I’ve been in the fitness industry for 15 years, and over the years there’s become more and more I dislike about it. I think what I dislike the most is the obsession with our physical form. It’s not a fitness industry. It’s a fatness industry. And it’s falsehoods are killing us.
Greg Crister, Harper’s Magazine, wrote about our culture, “No one, and I mean NO ONE, in the pages of the glossy magazines within which the elite project their image of themselves is anything like fat. The hierarchy of acceptable body types is becoming more rigid and exclusive than ever before.”
And within ALL of the thousands of “beautiful” images are hidden some rather ugly statistics.
Women and Children, first:
-Up to 97% of women report, at some point, “HATING” their own body.
-47% of girls in 5th-12th grade reported wanting to lose weight because of magazine pictures.
-69% of girls in 5th-12th grade reported that magazine pictures influenced their idea of a perfect body shape
-42% of 1st-3rd grade girls want to be thinner
-81% of 10 year olds are afraid of being fat
-The average dieting age for girls is 8 years old
–“The muscularity of ideal male body representations present an extremely, and largely unattainable, muscular ideal male body type, which is equivalent to the unattainable thin female ideal” (Lever, Frederick, & Peplau, 2006; Schooler & Ward, 2006) (Olivardia, Pope, Borowiecki, & Cohane, 2004)
-Inadequacy in males often leads to abnormal eating and substance abuse
The U. S. Food and Drug Administration (FDA) reported Americans spent approximately $30 billion in 1992 on all types of diet programs and products. Marketdata estimated in its 2007 study the size of the U.S. weight loss market at $55 billion. It is now estimated to have reached over $60 Billion.
There are well over 100 million people “dieting” every single day in the United States. And 35% of those “occasional dieters” progress into pathological dieting (disordered eating), and as many as 25%, advance to full-blown eating disorders, reports the Philadelphia Eating Disorder Examiner. And eating disordered individuals have the highest rate of mortality of all mental disorders.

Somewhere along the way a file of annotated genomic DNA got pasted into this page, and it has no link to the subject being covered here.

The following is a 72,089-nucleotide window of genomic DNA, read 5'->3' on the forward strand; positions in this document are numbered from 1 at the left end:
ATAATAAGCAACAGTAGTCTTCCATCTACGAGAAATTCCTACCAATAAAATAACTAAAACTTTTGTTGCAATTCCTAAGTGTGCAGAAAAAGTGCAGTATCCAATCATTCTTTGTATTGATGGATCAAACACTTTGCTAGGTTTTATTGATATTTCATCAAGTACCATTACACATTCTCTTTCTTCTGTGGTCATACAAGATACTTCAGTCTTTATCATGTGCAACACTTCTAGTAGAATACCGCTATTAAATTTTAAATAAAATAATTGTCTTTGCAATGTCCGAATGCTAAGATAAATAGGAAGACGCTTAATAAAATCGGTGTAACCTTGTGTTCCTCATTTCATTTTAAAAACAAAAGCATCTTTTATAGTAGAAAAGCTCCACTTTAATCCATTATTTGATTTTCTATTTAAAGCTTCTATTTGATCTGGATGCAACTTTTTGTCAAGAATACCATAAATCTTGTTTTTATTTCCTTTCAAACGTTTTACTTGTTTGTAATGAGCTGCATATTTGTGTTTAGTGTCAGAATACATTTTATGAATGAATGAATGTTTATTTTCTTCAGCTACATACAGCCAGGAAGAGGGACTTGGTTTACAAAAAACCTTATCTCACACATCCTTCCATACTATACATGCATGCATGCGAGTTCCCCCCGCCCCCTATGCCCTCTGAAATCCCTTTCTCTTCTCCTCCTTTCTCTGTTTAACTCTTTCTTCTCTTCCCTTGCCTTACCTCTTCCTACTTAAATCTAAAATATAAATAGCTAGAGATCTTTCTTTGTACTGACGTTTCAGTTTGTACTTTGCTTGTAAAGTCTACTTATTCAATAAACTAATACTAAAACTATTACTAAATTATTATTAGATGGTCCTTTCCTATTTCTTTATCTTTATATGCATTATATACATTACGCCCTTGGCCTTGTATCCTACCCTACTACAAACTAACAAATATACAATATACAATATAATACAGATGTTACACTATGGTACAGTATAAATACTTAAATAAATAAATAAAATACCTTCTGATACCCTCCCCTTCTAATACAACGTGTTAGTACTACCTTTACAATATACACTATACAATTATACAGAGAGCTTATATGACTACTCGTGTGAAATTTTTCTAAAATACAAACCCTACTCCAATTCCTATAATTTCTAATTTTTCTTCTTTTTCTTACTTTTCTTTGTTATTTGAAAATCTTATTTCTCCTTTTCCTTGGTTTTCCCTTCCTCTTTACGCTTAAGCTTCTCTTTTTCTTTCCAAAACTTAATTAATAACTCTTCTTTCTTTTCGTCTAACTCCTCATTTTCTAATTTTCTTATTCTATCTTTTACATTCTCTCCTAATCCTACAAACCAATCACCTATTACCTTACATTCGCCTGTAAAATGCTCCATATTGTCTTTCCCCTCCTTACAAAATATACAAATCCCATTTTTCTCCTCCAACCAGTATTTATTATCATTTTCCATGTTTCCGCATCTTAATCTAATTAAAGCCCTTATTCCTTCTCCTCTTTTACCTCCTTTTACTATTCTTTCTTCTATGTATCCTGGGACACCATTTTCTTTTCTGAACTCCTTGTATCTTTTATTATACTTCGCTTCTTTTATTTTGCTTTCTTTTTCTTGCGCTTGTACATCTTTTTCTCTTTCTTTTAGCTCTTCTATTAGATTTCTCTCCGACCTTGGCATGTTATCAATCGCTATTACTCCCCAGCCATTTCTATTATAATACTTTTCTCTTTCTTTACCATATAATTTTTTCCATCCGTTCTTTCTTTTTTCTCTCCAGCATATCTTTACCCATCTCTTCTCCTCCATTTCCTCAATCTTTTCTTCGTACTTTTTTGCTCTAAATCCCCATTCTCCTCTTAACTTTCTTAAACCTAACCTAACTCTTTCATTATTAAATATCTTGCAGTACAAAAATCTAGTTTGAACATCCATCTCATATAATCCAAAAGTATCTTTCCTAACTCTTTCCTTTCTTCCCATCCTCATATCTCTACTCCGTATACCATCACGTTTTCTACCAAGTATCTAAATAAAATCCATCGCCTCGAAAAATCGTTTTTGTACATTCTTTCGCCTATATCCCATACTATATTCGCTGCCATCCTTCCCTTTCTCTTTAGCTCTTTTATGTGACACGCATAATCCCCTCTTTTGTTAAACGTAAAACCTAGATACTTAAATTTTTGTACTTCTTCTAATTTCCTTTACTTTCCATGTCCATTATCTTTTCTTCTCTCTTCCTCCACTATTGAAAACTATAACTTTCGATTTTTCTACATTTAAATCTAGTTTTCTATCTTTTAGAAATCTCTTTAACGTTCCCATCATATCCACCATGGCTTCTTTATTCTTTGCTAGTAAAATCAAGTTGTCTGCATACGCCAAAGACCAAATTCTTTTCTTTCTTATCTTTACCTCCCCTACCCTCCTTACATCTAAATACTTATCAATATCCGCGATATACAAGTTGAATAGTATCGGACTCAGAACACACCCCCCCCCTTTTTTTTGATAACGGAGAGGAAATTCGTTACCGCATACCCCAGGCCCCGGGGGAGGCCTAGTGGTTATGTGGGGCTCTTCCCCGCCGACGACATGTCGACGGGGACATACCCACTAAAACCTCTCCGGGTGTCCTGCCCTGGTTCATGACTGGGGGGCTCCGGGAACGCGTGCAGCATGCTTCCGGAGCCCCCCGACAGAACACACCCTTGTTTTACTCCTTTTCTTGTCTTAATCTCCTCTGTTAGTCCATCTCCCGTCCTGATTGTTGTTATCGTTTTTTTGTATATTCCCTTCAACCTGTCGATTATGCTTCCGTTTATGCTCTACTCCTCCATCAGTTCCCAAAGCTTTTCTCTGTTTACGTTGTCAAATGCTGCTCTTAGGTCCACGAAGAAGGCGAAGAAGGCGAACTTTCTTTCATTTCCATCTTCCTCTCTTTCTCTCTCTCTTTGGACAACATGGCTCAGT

Anywhere from 65 – 98% of dieters return to their pre-dieting weight within three years, according to Gary Foster, Ph.D., clinical director of the Weight and Eating Disorders Program at the University of Pennsylvania, and Rudolph L. Leibel M.D. of Columbia University Medical Center.
Wherever the actual percentage of failing dieters falls, the majority of people are never going to see the projected expectation of physical beauty expressed by their body. According to The Renfrew Center Foundation for Eating Disorders, It’s estimated that the body type portrayed in advertising as the ideal is possessed naturally by only 5% of American females.
Even though the odds of almost anyone radically altering their weight indefinitely are dismal, it is still possible. But at what cost? If we don’t want to embrace the unique beauty of the Individual, the majority will continue to find themselves devastated by the physical, psychological, and emotional destruction of believing that all of us should fit into 5%.
Roberta Pollack Seid in her book, Never Too Thin, Why Women Are At War With Their Bodies, concludes “We pursue thinness with a fervor that borders on the religious. We believe in physical perfectibility and see its pursuit as a moral obligation. The virtue that presumably will put us on this road is our ability to control one of our most fundamental instincts – eating. We have come to believe thinner is healthier, happier, and more beautiful as though it were handed down on Mount Sinai. But those are not divine truths. They are prejudices with a complex history. They have led to a false religion that does not deliver what it promises.”
Seid continued, “…Never before have so many people believed that the shape of their lives depended on the shape of their bodies.” But their measurements, their weight, are a matter of health,.. Right? Is weight a useful predictor of health?
The answers may surprise you…
Stay Tuned for Part 2
*Note – statistics cited from National Association of Anorexia Nervosa and Associated Disorders, University of Colorado, and National Eating Disorders Association